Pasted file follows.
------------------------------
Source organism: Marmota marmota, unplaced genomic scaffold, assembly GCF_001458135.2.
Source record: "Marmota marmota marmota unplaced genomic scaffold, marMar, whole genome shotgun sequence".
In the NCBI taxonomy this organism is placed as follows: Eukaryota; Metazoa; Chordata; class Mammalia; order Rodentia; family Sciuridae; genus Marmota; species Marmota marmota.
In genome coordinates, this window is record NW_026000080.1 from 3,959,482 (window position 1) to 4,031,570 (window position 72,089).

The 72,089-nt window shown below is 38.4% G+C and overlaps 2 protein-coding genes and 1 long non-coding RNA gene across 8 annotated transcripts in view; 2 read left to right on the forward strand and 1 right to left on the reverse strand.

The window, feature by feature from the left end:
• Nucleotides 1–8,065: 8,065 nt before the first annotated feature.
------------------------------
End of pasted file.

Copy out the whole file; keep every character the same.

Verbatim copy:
Source organism: Marmota marmota, unplaced genomic scaffold, assembly GCF_001458135.2.
Source record: "Marmota marmota marmota unplaced genomic scaffold, marMar, whole genome shotgun sequence".
In the NCBI taxonomy this organism is placed as follows: Eukaryota; Metazoa; Chordata; class Mammalia; order Rodentia; family Sciuridae; genus Marmota; species Marmota marmota.
In genome coordinates, this window is record NW_026000080.1 from 3,959,482 (window position 1) to 4,031,570 (window position 72,089).

The 72,089-nt window shown below is 38.4% G+C and overlaps 2 protein-coding genes and 1 long non-coding RNA gene across 8 annotated transcripts in view; 2 read left to right on the forward strand and 1 right to left on the reverse strand.

The window, feature by feature from the left end:
• Nucleotides 1–8,065: 8,065 nt before the first annotated feature.